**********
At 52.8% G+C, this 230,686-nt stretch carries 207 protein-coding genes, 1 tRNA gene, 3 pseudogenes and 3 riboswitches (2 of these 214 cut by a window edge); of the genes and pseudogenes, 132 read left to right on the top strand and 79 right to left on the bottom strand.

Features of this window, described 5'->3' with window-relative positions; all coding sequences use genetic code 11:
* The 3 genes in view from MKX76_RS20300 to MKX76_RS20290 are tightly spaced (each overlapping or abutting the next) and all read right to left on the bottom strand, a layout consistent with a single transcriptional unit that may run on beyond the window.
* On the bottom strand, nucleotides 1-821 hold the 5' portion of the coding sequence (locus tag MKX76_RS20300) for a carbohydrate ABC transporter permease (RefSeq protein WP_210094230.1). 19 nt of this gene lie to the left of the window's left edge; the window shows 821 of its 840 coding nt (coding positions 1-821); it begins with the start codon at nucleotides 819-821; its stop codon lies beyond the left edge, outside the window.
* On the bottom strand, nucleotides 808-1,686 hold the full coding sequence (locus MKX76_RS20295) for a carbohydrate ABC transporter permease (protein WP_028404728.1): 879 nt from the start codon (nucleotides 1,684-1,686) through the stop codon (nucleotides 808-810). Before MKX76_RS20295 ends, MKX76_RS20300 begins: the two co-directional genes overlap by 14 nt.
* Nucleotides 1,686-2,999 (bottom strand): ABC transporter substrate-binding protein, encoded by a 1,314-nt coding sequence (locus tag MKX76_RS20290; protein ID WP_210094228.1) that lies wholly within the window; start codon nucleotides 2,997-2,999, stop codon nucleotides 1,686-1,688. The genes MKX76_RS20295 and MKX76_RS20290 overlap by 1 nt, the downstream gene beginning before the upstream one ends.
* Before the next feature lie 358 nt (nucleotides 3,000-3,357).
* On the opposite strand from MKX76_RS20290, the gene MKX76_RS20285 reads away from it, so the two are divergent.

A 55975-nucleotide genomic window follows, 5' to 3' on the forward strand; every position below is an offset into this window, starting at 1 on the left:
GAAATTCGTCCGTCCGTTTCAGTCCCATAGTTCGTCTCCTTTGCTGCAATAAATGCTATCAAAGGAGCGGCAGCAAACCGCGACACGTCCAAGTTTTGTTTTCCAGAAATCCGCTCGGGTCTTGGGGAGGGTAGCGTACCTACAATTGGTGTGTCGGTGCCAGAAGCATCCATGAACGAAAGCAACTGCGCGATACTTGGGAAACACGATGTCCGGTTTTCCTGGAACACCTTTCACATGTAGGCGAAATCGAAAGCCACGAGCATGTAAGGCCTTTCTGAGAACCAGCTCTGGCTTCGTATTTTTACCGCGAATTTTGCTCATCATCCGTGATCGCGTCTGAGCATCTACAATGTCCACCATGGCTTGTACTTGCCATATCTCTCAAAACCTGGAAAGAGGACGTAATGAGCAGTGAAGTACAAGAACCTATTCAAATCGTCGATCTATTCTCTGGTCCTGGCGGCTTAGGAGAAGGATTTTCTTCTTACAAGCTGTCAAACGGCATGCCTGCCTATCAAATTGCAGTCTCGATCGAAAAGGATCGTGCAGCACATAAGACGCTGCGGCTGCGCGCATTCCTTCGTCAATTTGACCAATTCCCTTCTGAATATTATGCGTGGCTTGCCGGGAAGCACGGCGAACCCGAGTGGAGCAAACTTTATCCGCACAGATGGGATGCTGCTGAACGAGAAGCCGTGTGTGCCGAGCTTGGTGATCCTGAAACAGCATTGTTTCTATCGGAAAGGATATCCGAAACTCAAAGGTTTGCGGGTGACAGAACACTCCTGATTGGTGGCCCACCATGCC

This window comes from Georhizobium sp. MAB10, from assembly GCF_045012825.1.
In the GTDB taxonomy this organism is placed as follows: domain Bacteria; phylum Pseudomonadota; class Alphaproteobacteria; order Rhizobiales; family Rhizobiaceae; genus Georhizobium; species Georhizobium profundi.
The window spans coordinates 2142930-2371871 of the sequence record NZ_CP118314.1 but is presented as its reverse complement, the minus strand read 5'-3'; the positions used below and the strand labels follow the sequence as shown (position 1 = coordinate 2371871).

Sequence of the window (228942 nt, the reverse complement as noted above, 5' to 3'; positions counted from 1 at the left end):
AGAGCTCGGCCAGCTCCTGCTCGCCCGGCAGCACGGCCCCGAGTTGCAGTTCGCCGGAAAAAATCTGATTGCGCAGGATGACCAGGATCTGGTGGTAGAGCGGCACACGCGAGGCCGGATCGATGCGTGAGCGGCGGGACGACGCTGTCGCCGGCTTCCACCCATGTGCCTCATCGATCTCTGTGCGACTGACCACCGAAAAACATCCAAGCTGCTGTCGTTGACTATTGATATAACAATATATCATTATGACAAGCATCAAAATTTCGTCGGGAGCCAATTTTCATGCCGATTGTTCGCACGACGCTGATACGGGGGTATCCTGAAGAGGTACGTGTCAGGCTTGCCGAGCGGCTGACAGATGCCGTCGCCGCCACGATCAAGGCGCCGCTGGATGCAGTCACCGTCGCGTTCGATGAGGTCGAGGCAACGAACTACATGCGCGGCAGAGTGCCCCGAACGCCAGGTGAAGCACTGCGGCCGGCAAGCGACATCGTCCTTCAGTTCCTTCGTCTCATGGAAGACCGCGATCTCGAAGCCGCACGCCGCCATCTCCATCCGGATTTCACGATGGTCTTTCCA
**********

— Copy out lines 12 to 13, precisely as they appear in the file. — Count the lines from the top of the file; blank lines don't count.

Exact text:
In the GTDB taxonomy this organism is placed as follows: domain Bacteria; phylum Pseudomonadota; class Alphaproteobacteria; order Rhizobiales; family Rhizobiaceae; genus Georhizobium; species Georhizobium profundi.
The window spans coordinates 2142930-2371871 of the sequence record NZ_CP118314.1 but is presented as its reverse complement, the minus strand read 5'-3'; the positions used below and the strand labels follow the sequence as shown (position 1 = coordinate 2371871).